The idea of solar panels is simple: they absorb energy from the sun and use it to create electricity. At Lightsource we try and ensure that installing solar panels is just as easy.
Want to know more about solar farms and hear from independent experts?
Below are 2 links to videos we often reference. They address a lot of common questions regarding solar farms, agricultural land use and food production. They are produced independently and include comments from Dr Jonathan Scurlock of the National Farmers Union and Simon Stonehouse from Natural England:
Do you have a question for Lightsource? Just get in touch via our Contact page or Twitter and we will be sure to respond as soon as we can.
It reduces the need for burning fossil fuels, so it decreases the effects of Global Warming and improves the quality of the air we breathe.
Solar farms create a local, reliable source of alternative energy which reduces our dependence on foreign oil and gas sources.
It minimises the depletion of natural resources for future generations.
Solar panels are mounted low to the ground, so they are much less visible at long distance than wind farms or nuclear power stations.
In the longer term, an increase in renewable energy generation in the UK will result in lower electricity prices
A solar farm installation does not change the grade of the land it is built on. When the plant is decomissioned, the land can be easily restored back to its original state.
Solar panels convert daylight into electricity. Light shining on the panel creates an electric field across layers of silicon in each cell, causing Direct Current (DC) electricity to flow.
This is then converted by an 'inverter' into the usable Alternating Current (AC) electricity that powers our homes. Solar panels do not need direct sunshine to work, just daylight, so they can still generate electricity on gloomy days.
Yes, solar panels have a high efficiency and perform very well in the UK, which has similar daylight levels to Germany.
No, the solar panels will be fixed in place and will not move.
No, solar panels make no audible noise.
As long as the area is not shaded, it will be suitable for some type of solar installation.
For rooftop installations you can be up and running in a few days! For ground mount installations, an experienced developer like Lightsource can complete the project within 6-8 months.
The typical dimensions of panels we use are 1640 x 992 x 40mm and they can be installed to integrate within the landscape or on rooftops.
You will generally require planning permission for any ground mount solar farms larger than 50kWp. On some smaller schemes, planning permission may also apply if you live in a listed building.
For rooftop installations, planning permission may apply on schemes larger than 1MWp. However, some may be allowed under permitted development rights. For rooftop enquiries, we would suggest speaking directly with the Lightsource in-house planning team to obtain a definite answer.
We always encourage open and honest communication with local communities and advise that you should endeavour to speak with as many people as possible about your plans and explain the positive reasons for the solar farm installation. There are many ways we can integrate local priorities within the schemes, so you could even get neighbours, friends and family involved in shaping the proposals.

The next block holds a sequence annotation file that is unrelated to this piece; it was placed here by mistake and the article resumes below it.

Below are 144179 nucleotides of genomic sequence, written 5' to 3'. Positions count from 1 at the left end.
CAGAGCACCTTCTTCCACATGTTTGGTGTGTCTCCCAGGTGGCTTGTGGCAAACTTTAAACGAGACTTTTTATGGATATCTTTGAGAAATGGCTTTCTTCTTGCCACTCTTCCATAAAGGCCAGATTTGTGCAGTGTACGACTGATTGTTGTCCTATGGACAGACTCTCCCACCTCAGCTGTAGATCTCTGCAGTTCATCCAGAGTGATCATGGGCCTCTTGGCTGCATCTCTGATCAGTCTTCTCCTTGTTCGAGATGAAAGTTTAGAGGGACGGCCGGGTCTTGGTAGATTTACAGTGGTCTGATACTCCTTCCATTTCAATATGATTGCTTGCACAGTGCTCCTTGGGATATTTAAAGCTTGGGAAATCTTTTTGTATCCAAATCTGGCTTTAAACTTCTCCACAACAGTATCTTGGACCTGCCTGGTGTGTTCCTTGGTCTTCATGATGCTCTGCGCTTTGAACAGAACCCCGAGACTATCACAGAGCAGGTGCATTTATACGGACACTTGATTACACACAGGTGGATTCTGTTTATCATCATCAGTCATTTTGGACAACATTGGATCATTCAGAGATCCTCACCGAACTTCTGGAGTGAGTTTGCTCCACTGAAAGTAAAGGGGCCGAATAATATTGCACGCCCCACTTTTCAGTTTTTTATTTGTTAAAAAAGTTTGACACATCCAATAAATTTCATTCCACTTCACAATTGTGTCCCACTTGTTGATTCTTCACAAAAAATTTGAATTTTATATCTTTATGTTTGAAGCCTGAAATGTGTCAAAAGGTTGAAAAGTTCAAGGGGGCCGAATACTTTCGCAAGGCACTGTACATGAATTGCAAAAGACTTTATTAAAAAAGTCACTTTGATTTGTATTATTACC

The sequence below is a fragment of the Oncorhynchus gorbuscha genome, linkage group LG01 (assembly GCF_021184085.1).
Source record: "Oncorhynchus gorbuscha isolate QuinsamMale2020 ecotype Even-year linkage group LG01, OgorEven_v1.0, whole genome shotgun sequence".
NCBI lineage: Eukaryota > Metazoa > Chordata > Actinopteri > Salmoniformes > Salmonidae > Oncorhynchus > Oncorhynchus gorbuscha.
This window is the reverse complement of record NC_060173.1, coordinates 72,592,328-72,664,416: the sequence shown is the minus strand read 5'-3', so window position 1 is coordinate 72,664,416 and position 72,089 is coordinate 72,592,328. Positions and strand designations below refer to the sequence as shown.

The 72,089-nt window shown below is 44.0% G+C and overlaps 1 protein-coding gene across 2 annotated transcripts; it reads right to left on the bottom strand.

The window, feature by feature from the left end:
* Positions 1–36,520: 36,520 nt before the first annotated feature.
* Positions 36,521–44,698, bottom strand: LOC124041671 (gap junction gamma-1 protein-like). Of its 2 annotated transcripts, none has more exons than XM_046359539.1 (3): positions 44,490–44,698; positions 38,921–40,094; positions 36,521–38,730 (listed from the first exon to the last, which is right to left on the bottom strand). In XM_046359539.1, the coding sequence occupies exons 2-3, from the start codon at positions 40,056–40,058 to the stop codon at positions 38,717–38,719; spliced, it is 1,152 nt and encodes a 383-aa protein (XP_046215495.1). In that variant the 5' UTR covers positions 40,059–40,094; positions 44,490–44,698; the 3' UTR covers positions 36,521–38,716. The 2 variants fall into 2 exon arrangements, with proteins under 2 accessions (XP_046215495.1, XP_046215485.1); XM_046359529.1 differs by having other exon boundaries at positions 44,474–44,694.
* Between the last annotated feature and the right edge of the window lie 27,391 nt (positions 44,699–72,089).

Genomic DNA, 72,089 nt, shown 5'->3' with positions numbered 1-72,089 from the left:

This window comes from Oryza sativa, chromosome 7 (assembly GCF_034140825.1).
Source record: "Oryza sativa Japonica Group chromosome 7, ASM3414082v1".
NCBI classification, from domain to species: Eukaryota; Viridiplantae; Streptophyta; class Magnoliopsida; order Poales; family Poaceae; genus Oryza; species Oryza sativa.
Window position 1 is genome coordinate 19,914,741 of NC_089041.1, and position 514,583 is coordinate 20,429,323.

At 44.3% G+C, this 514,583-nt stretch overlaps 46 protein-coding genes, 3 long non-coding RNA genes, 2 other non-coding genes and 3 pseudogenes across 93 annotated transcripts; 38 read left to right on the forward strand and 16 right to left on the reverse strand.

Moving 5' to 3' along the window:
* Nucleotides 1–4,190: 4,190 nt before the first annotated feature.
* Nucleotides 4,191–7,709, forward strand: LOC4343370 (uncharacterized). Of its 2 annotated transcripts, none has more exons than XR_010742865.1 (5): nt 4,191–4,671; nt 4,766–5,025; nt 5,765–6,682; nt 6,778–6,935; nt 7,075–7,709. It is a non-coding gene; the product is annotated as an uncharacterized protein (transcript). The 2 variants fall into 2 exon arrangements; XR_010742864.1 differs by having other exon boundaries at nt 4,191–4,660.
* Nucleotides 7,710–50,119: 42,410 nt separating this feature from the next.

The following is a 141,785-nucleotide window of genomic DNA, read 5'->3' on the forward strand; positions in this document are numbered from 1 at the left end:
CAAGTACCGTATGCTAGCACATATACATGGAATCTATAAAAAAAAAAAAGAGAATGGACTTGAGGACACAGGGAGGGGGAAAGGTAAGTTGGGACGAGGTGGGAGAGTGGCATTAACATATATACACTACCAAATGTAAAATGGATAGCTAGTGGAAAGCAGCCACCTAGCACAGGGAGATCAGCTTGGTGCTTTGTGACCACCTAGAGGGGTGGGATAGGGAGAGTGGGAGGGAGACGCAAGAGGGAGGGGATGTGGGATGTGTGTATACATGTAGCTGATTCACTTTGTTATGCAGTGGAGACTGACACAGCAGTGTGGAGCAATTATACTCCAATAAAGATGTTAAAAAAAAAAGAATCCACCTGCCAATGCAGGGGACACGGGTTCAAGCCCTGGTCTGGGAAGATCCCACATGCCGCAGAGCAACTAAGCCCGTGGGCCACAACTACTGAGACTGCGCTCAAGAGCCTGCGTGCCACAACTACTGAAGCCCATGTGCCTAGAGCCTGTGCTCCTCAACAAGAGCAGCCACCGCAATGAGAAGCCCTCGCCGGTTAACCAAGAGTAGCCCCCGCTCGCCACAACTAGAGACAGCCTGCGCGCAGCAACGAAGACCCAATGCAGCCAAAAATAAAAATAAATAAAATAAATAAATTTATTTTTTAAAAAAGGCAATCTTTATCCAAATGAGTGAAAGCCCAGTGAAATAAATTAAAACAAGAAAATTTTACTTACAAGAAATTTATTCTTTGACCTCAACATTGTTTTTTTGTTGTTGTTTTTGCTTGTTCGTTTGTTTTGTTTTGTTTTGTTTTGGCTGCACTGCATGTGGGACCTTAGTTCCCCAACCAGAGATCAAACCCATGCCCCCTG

No. The framework uses screw-in foundations. Installations have a negligible effect on run off volumes and do not create a flood risk.
The FAA has published various papers and recommendations with regards to Solar PV at airports/airfields and the general conclusion is that they are safe and do not pose a risk to aircraft. Solar installations close to and within airport grounds are common in Europe and the USA, and 2012 has seen the installation of a solar power plant at Gatwick Airport. Lightsource has also achieved approval from London City Airport to build a megawatt scale installation under the takeoff and landing paths next to the Thames.
Yes, Lightsource has chosen solar energy generation as its mode of business. Returns come from the sale of the electricity generated and subsidies under the Feed in Tariff and Renewable Obligation Certificate scheme. This income provides for the operation and maintenance costs of the site, repayment of the initial investment, and a profit for the running of Lightsource as a business.
All components of the solar plant are built to operate for at least 25 years. Lightsource will apply for planning permission for 25 years, after which time all infrastructure will be removed and the site will then return to being “greenfield”. As the use is classed as temporary, it will not change the definition of the site to “brownfield” post decommissioning.
Solar farms require minimum maintenance once constructed, with no permanent on site staff. The site will be visited about 4 times per year to cut the grass and wash the panels with water, with perhaps a further 10 visits for general maintenance checks. All maintenance workers will access the site in standard 4x4s, vans or cars.
Lightsource has a close relationship with Octopus Investments, a leading investment specialist with funds focused specifically on solar energy generation. Funding for all projects is provided by Octopus, meaning the landowner pays nothing. The typical investors for this project and other similar ones are over 50 years old, with a minimum investment of just £3,000.